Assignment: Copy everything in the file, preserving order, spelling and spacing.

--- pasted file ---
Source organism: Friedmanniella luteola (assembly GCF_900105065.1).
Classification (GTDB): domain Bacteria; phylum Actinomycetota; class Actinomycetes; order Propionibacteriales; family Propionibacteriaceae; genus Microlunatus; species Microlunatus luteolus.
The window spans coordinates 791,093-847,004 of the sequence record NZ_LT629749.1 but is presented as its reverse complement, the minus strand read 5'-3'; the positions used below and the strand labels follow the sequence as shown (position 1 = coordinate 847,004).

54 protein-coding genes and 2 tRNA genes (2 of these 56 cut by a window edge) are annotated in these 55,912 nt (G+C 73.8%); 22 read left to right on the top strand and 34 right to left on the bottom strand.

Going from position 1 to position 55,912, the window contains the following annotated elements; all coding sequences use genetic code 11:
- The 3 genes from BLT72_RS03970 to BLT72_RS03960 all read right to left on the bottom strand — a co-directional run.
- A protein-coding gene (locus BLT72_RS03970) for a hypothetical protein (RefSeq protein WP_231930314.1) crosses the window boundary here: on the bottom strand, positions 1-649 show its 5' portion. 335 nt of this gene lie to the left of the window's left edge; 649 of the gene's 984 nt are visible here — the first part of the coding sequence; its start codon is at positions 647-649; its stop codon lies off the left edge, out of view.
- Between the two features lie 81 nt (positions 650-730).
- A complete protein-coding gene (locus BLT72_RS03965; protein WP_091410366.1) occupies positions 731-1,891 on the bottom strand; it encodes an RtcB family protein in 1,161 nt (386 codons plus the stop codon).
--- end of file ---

Source organism: Friedmanniella luteola (assembly GCF_900105065.1).
Classification (GTDB): domain Bacteria; phylum Actinomycetota; class Actinomycetes; order Propionibacteriales; family Propionibacteriaceae; genus Microlunatus; species Microlunatus luteolus.
The window spans coordinates 791,093-847,004 of the sequence record NZ_LT629749.1 but is presented as its reverse complement, the minus strand read 5'-3'; the positions used below and the strand labels follow the sequence as shown (position 1 = coordinate 847,004).

54 protein-coding genes and 2 tRNA genes (2 of these 56 cut by a window edge) are annotated in these 55,912 nt (G+C 73.8%); 22 read left to right on the top strand and 34 right to left on the bottom strand.

Going from position 1 to position 55,912, the window contains the following annotated elements; all coding sequences use genetic code 11:
- The 3 genes from BLT72_RS03970 to BLT72_RS03960 all read right to left on the bottom strand — a co-directional run.
- A protein-coding gene (locus BLT72_RS03970) for a hypothetical protein (RefSeq protein WP_231930314.1) crosses the window boundary here: on the bottom strand, positions 1-649 show its 5' portion. 335 nt of this gene lie to the left of the window's left edge; 649 of the gene's 984 nt are visible here — the first part of the coding sequence; its start codon is at positions 647-649; its stop codon lies off the left edge, out of view.
- Between the two features lie 81 nt (positions 650-730).
- A complete protein-coding gene (locus BLT72_RS03965; protein WP_091410366.1) occupies positions 731-1,891 on the bottom strand; it encodes an RtcB family protein in 1,161 nt (386 codons plus the stop codon).